How to Try: COMO Rocks or any beginner-level climbing wall available
Whether inside the gym with 2 feet of squishy mat to fall back on or out in the wilderness with a harness, rope and chalk to keep suspended, rock climbing can give people an exhilarating rush (and a killer arm workout). Daxton Gautreaux, former president of the University of Central Missouri climbing club, has become passionate not just about climbing but about bringing the sport to beginners.
“All these people, they’ve come in and they’re from all different backgrounds, all different states, different majors but they’ve been able to come together at the rock wall and create friendships and I think that’s super cool,” Gautreaux says.
Mid-Missouri is well equipped with both indoor climbing at facilities like COMO Rocks, which opened last summer, as well as scenic outdoor routes at Capen Park and farther south on the Katy Trail.
While rock climbing can be intimidating, especially for people who have a fear of heights, Gautreaux says that all equipment is tested
for strength and stability before it reaches the market. Plus, outdoor climbing involves a belay system, in which another person is tied to and suspends the climber in the air to keep them from falling.
Nevertheless, any fear you encounter when first starting out can only be remedied by trying, Gautreaux says.
“Just be prepared to get out of your comfort zone,” Gautreaux says. “It’s going to be a little scary at first, and that’s OK, but anybody can do it.”
How to Try: Any beginner skate class
If you’ve ever wanted to try a full contact sport, roller derby may be for you.
Jennifer Bean, who goes by the name “Deathblök” in the CoMo Roller Derby, says the sport is for anyone who is looking to be part of a team and can handle full contact … and of course, a fall or two. “You can see that we’re all having fun,” Bean says.
To get into roller derby, the first step is fairly simple: “Put on some skates and go roller skating.” Maybe look for some examples of roller derby games on the local level, whether looking at videos online or attending a local bout. And Bean recommends at least starting out with kneepads, wrist guards and helmets, though she notes that the roller derby team typically wears more protection than that.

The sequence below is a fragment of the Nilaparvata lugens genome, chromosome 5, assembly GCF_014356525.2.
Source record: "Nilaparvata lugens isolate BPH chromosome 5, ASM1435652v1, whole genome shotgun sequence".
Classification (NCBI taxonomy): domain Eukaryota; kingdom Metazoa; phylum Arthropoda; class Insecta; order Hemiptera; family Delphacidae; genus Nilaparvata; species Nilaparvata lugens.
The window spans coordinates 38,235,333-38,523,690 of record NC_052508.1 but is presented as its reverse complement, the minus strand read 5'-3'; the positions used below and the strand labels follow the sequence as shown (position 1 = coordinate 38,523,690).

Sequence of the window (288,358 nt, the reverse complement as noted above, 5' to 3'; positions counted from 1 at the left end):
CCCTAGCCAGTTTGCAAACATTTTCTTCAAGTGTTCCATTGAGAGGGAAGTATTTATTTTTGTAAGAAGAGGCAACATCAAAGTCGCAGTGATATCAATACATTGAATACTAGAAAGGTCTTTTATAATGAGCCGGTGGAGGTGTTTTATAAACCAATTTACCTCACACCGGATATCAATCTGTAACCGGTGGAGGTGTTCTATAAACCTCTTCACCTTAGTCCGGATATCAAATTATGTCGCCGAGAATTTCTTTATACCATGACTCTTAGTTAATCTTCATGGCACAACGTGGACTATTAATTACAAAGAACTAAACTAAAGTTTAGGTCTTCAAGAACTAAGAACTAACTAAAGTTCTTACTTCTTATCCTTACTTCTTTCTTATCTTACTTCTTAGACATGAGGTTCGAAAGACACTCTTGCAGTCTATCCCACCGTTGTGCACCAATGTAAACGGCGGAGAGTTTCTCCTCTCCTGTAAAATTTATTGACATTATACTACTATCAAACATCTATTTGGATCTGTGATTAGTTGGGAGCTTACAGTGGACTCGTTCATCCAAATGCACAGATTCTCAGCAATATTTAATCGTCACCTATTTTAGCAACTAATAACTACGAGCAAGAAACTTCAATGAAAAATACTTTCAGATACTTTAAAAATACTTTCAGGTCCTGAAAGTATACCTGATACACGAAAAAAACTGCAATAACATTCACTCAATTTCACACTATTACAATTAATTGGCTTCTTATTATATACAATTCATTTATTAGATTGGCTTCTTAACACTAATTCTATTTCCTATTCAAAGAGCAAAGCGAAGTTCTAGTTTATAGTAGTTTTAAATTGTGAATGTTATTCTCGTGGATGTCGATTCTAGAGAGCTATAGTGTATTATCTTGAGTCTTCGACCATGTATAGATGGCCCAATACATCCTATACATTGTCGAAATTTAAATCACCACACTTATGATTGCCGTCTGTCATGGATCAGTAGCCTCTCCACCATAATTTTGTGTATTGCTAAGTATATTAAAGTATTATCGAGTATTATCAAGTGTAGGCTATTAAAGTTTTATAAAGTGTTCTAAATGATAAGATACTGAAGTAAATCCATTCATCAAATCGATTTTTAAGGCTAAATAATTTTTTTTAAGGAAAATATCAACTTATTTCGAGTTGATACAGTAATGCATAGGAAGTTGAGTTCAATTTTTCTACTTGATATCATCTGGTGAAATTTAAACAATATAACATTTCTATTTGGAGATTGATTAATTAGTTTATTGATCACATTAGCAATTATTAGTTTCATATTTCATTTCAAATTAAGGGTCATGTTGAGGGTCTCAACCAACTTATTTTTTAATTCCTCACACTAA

Bean says anyone can be part of roller derby because they can teach anyone to skate. What can’t be taught is the desire to be part of a team and, in particular, what Bean calls the CoMo Roller Derby’s “group of weirdos.” Plus, she says, there’s a role in roller derby for skaters of every fitness level and body type.
“We are definitely a community,” she says. “Do you need a tribe?”
The CoMo Roller Derby will host a beginners program in September where the fundamentals of skating and roller derby will be taught. To learn more about the eight-week program, visit comoderbydames.org.
What to Know Before You Go
Do research before you go. Make sure it’s something you definitely want to try and look for others to try it with you or help you learn the ropes. If you’ve had health issues in the past, consider checking with your primary care provider before taking on a thrill-seeking activity to ensure it’s safe for you to try.
Remember to be realistic with your own abilities and fitness level. Know your limits and don’t put yourself, or others, in danger by overestimating what you can do.
Make sure to check and use any provided safety equipment and follow instructions from the professionals — they’re there to keep you safe.
And if you’re going anywhere remote, like with mountain biking, consider bringing an emergency first aid kit just in case.